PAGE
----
Following the smooth royal succession, and with the military government firmly in control,there are no obvious triggers in Thailand for political turmoil in the near term. Yet the country’s fundamental political and social divisions have not been bridged, and there is potential for future conflict between elected and unelected authorities. In the deep south, the Malay-Muslim separatist insurgency continues, as does a sterile and slow-moving peace-dialogue process that is rejected by the main insurgent group. Crisis Group aims to reduce the risk of escalation in the south and limit medium-term threats to political stability by supporting the strengthening of Thailand’s democratic institutions and promoting substantive peace talks.
Thailand’s Malay-Muslim insurgency appears to some observers a potential seedbed for transnational jihadism, but the separatist fronts do not share ideologies or objectives with ISIS or al-Qaeda. The future is uncertain, and a resolution of the conflict, based on political decentralisation, could help deter prospective jihadist expansion in southernmost Thailand.
Originally published in The New York Times
Violence in deep south escalated since late Dec with militants attacking symbolic and soft targets, including, for first time in years, Buddhist monks. Militants 8 Jan lynched retired Buddhist teacher in Saba Yoi district, Songkhla, and used victim’s truck as vehicle-borne IED, wounding two soldiers; defence minister blamed main Malay-Muslim separatist organisation Barisan Revolusi Nasional (BRN). Bomb in Yarang district, Pattani, same day targeted teacher-protection unit, wounding police officer and twelve-year-old girl. Militants 10 Jan killed four Muslim defence volunteers outside school in Yarang district, Pattani. Gunmen shot dead imam in Rueso district, Narathiwat province 11 Jan. Two insurgents killed in gun battle with security forces in Yaring district, Pattani, 12 Jan; one ranger and eight-year-old girl wounded. Six militants on motorcycles attacked police station in Khok Poh district, Pattani province 13 Jan, killing police officer. Security forces 18 Jan killed insurgent suspect in Chanea district, Narathiwat. Insurgents same day detonated two bombs in Pattani, wounding five soldiers and two police. Also on 18 Jan, militants attacked Buddhist temple in Sungai Padi, killing two monks. Three police and three civilians wounded in 25 Jan bombing in Krong Pinang, Pattani. Chief of Thailand’s peace-dialogue delegation 4 Jan met with Malaysian facilitator to discuss new framework for talks with BRN. BRN released video and statement dated 4 Jan marking fifteen-year anniversary of renewed insurgency, saying peace possible only if govt is sincere. Chief of delegation 11 Jan said govt would study political decentralisation as possible component of resolution. Royal decree published 23 Jan ordered general election, which Election Commission announced will take place 24 March; announcements calmed rising tensions and some protests after junta mid-Jan said previously promised 24 Feb election would not take place.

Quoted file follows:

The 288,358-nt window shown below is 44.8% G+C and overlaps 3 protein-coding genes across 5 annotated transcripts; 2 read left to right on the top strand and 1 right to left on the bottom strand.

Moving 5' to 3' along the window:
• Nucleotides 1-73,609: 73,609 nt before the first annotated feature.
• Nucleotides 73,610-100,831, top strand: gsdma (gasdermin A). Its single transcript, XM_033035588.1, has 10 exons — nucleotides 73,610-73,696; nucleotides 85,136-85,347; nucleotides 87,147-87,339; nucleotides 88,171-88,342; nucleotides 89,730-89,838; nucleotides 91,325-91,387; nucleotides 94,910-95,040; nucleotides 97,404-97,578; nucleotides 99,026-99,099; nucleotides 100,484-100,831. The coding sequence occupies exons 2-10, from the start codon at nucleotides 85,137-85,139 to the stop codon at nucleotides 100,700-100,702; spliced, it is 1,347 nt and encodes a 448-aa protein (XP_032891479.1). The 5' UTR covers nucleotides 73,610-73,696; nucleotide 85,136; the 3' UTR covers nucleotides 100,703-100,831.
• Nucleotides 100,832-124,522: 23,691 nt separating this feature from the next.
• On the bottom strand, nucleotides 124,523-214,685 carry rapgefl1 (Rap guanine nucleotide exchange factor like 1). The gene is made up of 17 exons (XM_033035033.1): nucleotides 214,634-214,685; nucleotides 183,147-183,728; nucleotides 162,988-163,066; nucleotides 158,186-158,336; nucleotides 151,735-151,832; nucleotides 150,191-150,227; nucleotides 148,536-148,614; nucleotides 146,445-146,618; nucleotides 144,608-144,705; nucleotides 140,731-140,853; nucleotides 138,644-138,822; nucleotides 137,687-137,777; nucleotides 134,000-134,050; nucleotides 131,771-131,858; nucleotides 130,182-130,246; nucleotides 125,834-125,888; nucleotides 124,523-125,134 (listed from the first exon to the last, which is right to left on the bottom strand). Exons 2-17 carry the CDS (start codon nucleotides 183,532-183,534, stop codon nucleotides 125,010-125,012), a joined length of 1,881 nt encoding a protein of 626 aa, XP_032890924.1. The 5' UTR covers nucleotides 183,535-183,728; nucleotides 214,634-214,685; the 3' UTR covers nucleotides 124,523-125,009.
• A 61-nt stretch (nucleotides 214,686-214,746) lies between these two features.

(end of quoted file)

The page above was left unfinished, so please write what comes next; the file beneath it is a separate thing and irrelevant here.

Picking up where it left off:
The August bombings in seven of Thailand's tourist towns portend a wider conflict, while the peace dialogue process has lost momentum. To get back on track, fragmented militants must end doubtful hopes of victory through violence, and the government must commit to a comprehensive settlement, including decentralisation and respect for the deep south’s Malay-Muslim identity.
Thailand’s military regime promised a return to democracy, but keeps prolonging its power by delaying general elections. Beyond a new constitution, Thailand needs a new social contract to resolve the crippling struggle between elected politicians and an unelected establishment that includes the army, bureaucracy and palace.
The insurgency that has plagued southern Thailand for more than a decade continues to fester. Peace talks have collapsed and rifts between the government and separatists remain deep. Resolving the conflict requires Bangkok to accept pluralism and decentralisation, and rebels to articulate their goals and commit to a dialogue process.
Martial law has brought calm but not peace to Thailand’s febrile politics. The military regime’s stifling of dissent precludes a frank dialogue on the kingdom’s future and could lead to greater turmoil than that which brought about the May 2014 coup.
After a decade of violence, the capabilities of Malay-Muslim insurgents in Thailand’s Deep South are outpacing the counter-measures of successive governments in Bangkok that have been mired in complacency and protracted national-level political disputes.
[The Barisan Revolusi Nasional sees its struggle as] nationalist and anti-colonial. Subordinating their struggle to a forlorn agenda imposed by outsiders would be counter-productive, if not suicidal.
The militants [of the National Revolutionary Front] continue to demonstrate that they have the capabilities to launch attacks across the region despite of the security measures by the Thai state.
[The main southern Thai insurgent group BRN] perceive the current (peace) process as one driven by Bangkok and Kuala Lumpur for their own interests.
The bombings [in Thailand] may have been intended to compel the military government to reconsider its approach to the conflict in the deep south.
Two years of military rule haven't really resolved any of the fundamental problems [in Thailand] ... and the constitution won't succeed in doing that either. The day of reckoning is just being delayed.
Crisis Group’s second update to our Watch List 2017 includes entries on Nigeria, Qatar, Thailand and Venezuela. These early-warning publications identify conflict situations in which prompt action by the European Union and its member states would generate stronger prospects for peace.
Originally published in Bangkok Post
Originally published in Nikkei Asian Review
Originally published in The Interpreter